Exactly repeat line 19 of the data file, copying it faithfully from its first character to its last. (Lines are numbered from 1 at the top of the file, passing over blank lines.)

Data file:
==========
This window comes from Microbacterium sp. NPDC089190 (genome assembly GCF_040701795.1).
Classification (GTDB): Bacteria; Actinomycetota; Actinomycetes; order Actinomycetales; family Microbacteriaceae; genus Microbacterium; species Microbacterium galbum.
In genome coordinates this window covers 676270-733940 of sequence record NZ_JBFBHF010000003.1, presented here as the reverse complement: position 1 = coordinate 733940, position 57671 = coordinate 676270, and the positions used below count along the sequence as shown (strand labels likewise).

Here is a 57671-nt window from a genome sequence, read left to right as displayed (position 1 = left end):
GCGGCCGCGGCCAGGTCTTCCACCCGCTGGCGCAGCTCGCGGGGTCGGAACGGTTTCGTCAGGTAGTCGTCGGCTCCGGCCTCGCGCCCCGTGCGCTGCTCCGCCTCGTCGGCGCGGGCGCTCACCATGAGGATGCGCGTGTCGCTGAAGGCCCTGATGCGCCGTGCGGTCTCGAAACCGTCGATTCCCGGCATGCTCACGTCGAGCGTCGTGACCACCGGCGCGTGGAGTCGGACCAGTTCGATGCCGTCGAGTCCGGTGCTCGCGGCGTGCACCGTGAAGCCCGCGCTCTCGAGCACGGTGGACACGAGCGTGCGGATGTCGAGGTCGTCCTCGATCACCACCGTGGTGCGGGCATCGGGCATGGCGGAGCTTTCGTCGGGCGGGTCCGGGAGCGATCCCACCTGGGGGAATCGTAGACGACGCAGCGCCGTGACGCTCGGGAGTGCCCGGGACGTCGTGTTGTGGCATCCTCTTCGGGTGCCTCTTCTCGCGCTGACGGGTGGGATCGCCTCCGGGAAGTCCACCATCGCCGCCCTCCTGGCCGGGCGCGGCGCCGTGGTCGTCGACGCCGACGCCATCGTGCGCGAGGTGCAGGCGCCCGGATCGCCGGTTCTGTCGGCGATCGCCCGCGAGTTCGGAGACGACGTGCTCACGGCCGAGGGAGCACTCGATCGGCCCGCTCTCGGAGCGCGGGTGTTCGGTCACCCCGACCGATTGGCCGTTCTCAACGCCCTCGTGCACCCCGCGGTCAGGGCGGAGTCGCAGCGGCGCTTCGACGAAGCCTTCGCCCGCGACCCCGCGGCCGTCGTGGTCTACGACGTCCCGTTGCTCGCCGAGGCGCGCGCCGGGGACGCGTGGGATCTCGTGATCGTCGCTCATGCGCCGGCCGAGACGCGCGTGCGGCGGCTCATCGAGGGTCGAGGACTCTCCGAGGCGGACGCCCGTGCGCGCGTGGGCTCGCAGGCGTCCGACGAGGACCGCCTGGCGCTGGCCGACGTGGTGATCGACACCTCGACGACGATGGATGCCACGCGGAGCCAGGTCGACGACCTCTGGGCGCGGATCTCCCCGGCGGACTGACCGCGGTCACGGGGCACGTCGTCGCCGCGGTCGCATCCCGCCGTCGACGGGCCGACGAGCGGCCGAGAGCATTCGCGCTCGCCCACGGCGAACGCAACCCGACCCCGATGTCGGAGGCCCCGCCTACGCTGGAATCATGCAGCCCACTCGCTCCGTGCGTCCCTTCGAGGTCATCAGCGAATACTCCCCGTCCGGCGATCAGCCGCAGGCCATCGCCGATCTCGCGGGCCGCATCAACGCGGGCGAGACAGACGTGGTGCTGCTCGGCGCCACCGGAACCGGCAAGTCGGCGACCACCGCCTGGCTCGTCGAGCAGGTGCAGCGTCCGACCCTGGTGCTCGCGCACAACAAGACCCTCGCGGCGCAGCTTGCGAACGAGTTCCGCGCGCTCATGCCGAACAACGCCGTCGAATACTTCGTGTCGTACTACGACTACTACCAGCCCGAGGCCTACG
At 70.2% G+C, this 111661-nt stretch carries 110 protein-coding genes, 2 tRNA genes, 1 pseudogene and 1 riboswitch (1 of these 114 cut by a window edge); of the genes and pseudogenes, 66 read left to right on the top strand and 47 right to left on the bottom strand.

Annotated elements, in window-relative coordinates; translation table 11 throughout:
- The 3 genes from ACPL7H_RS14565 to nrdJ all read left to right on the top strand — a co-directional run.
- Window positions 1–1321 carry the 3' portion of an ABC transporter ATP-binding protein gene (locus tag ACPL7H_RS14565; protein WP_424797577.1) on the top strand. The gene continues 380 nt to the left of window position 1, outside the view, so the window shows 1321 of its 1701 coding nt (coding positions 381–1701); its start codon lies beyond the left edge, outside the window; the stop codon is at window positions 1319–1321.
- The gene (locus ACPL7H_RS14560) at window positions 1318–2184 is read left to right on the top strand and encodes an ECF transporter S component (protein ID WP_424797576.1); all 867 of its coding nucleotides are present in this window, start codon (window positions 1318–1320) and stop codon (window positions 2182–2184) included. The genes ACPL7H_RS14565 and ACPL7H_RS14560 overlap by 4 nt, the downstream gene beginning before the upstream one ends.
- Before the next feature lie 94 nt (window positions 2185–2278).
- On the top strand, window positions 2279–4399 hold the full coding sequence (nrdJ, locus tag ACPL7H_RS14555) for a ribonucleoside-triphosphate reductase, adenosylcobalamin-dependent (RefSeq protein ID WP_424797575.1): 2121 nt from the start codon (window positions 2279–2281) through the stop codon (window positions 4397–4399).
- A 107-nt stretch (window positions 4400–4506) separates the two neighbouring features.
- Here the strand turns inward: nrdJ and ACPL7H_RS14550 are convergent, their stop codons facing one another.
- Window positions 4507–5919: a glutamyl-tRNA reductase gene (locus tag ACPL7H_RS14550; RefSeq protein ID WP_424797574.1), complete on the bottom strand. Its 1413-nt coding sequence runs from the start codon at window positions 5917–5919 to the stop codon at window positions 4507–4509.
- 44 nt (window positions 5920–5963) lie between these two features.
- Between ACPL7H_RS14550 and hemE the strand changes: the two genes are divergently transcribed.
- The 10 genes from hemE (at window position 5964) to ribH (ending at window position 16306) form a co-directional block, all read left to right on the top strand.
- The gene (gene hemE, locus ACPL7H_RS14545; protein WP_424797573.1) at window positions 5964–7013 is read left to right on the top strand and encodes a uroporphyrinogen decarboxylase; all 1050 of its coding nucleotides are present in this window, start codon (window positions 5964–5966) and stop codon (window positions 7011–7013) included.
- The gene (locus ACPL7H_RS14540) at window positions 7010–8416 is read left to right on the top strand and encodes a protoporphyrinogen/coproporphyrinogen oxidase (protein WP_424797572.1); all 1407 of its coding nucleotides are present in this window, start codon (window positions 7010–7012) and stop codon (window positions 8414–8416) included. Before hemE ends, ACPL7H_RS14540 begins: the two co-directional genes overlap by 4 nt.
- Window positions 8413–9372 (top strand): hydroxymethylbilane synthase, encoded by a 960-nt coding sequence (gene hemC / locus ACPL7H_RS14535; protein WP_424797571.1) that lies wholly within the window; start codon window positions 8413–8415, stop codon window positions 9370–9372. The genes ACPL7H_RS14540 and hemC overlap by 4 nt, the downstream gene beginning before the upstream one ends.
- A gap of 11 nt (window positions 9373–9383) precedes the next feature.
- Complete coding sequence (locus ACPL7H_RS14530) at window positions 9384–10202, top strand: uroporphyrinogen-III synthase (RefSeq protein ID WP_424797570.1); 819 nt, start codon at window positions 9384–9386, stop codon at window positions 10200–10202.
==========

- The gene (gene hemE, locus ACPL7H_RS14545; protein WP_424797573.1) at window positions 5964–7013 is read left to right on the top strand and encodes a uroporphyrinogen decarboxylase; all 1050 of its coding nucleotides are present in this window, start codon (window positions 5964–5966) and stop codon (window positions 7011–7013) included.